News / USA

Publisher Who Defied US Censorship Laws Dies at 89

Barney Rosset published controversial works by DH Lawrence, Henry Miller

In this file photo from 1998, publisher Barney Rosset poses with some of his favorite things in his New York loft. Rosset died Tuesday, Feb. 21, 2012 in New York.
In this file photo from 1998, publisher Barney Rosset poses with some of his favorite things in his New York loft. Rosset died Tuesday, Feb. 21, 2012 in New York.

Multimedia

Audio

Independent publisher and free-speech activist Barney Rosset, who defied U.S. obscenity laws to publish works by controversial authors like D.H. Lawrence, Henry Miller and William S. Burroughs, died at home in New York this week, just a few months short of his 90th birthday.

Rosset was born in Chicago, in 1922, to a well-to-do family. Raised and schooled in a progressive social environment, Rosset grew up an iconoclast, and something of a rebel. He attended four colleges before graduating.

In 1951, after serving in the U.S. Army during World War II, Rosset bought the tiny Grove Press, turning it into an alternative publishing house which welcomed non-mainstream writers.

In 1959,  Grove Press released an unexpurgated edition of the D. H. Lawrence novel "Lady Chatterley's Lover." The book had been banned in Britain for its explicit sexual content. Grove’s U.S. edition sparked a fierce legal battle over the First Amendment right to free expression, which Rosset finally won in 1961.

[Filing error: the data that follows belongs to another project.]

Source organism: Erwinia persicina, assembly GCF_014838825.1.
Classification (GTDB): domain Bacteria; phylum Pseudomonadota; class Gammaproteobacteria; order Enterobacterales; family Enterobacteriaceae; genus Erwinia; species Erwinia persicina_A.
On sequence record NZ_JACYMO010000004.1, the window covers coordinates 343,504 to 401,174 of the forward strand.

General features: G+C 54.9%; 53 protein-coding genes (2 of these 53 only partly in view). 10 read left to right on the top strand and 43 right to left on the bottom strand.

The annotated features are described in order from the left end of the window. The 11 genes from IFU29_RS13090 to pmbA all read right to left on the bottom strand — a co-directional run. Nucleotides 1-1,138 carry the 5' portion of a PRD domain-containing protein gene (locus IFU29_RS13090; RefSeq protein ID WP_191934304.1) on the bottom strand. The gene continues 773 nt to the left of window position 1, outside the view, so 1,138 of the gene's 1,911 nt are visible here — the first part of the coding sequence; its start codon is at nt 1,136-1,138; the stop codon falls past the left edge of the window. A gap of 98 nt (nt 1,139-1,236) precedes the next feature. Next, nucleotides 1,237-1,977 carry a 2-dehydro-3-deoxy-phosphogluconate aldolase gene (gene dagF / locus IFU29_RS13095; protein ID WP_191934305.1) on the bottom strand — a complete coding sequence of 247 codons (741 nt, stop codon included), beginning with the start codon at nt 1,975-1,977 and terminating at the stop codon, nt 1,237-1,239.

Grove next published another banned work, "Tropic of Cancer," the semi-autobiographical novel by American expatriate writer Henry Miller. That legal battle went to the U.S. Supreme Court. In a landmark 1964 ruling, the justices ruled "Tropic of Cancer" was not obscene because of its "redeeming social value."

Rosset said literary merit was always his primary reason for publishing a book. But he conceded that he also relished the chance to assert the Constitution's guarantee of freedom of the press and freedom of speech.

"I feel that if people don't have the right to express themselves, first of all, they are not going to be happy, and secondly, they aren't going to develop the creative abilities they have, as scientists, as bankers, as anything," Rossett said in a 2009 interview with VOA.